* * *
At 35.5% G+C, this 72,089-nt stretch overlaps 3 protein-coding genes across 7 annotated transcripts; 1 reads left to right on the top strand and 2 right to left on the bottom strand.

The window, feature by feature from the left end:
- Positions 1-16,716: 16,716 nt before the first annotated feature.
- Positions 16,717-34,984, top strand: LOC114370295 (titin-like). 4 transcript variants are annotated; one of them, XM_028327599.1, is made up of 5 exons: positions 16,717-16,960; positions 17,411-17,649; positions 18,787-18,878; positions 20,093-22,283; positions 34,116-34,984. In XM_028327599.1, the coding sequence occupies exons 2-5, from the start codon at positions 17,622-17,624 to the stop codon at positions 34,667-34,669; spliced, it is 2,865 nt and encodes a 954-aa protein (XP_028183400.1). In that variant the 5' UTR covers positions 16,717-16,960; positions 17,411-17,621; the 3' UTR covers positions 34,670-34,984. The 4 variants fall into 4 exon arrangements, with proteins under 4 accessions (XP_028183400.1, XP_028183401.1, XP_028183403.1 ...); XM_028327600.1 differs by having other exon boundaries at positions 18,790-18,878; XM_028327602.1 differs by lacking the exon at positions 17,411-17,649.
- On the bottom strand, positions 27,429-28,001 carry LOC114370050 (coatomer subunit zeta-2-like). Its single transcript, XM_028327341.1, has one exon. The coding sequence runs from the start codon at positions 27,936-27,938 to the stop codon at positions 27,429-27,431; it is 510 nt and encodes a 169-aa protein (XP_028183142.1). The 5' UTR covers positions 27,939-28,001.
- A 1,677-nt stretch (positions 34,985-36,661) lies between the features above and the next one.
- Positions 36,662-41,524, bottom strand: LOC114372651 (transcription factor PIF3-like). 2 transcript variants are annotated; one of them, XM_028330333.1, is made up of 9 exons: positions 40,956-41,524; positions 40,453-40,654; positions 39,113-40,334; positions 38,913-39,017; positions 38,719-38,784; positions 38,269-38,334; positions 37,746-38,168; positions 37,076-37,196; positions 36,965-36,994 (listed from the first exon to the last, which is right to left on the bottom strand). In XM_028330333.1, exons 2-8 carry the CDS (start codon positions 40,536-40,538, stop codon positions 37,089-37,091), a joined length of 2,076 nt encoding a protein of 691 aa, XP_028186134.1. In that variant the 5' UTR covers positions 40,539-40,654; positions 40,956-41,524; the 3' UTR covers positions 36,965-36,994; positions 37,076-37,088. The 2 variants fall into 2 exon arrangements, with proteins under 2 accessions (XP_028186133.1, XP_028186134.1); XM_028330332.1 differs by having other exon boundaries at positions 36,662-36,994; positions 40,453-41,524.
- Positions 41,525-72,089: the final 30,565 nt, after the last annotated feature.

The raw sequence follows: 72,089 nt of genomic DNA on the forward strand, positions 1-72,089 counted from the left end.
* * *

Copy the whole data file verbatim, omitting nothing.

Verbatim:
At 35.5% G+C, this 72,089-nt stretch overlaps 3 protein-coding genes across 7 annotated transcripts; 1 reads left to right on the top strand and 2 right to left on the bottom strand.

The window, feature by feature from the left end:
- Positions 1-16,716: 16,716 nt before the first annotated feature.
- Positions 16,717-34,984, top strand: LOC114370295 (titin-like). 4 transcript variants are annotated; one of them, XM_028327599.1, is made up of 5 exons: positions 16,717-16,960; positions 17,411-17,649; positions 18,787-18,878; positions 20,093-22,283; positions 34,116-34,984. In XM_028327599.1, the coding sequence occupies exons 2-5, from the start codon at positions 17,622-17,624 to the stop codon at positions 34,667-34,669; spliced, it is 2,865 nt and encodes a 954-aa protein (XP_028183400.1). In that variant the 5' UTR covers positions 16,717-16,960; positions 17,411-17,621; the 3' UTR covers positions 34,670-34,984. The 4 variants fall into 4 exon arrangements, with proteins under 4 accessions (XP_028183400.1, XP_028183401.1, XP_028183403.1 ...); XM_028327600.1 differs by having other exon boundaries at positions 18,790-18,878; XM_028327602.1 differs by lacking the exon at positions 17,411-17,649.
- On the bottom strand, positions 27,429-28,001 carry LOC114370050 (coatomer subunit zeta-2-like). Its single transcript, XM_028327341.1, has one exon. The coding sequence runs from the start codon at positions 27,936-27,938 to the stop codon at positions 27,429-27,431; it is 510 nt and encodes a 169-aa protein (XP_028183142.1). The 5' UTR covers positions 27,939-28,001.
- A 1,677-nt stretch (positions 34,985-36,661) lies between the features above and the next one.
- Positions 36,662-41,524, bottom strand: LOC114372651 (transcription factor PIF3-like). 2 transcript variants are annotated; one of them, XM_028330333.1, is made up of 9 exons: positions 40,956-41,524; positions 40,453-40,654; positions 39,113-40,334; positions 38,913-39,017; positions 38,719-38,784; positions 38,269-38,334; positions 37,746-38,168; positions 37,076-37,196; positions 36,965-36,994 (listed from the first exon to the last, which is right to left on the bottom strand). In XM_028330333.1, exons 2-8 carry the CDS (start codon positions 40,536-40,538, stop codon positions 37,089-37,091), a joined length of 2,076 nt encoding a protein of 691 aa, XP_028186134.1. In that variant the 5' UTR covers positions 40,539-40,654; positions 40,956-41,524; the 3' UTR covers positions 36,965-36,994; positions 37,076-37,088. The 2 variants fall into 2 exon arrangements, with proteins under 2 accessions (XP_028186133.1, XP_028186134.1); XM_028330332.1 differs by having other exon boundaries at positions 36,662-36,994; positions 40,453-41,524.
- Positions 41,525-72,089: the final 30,565 nt, after the last annotated feature.

The raw sequence follows: 72,089 nt of genomic DNA on the forward strand, positions 1-72,089 counted from the left end.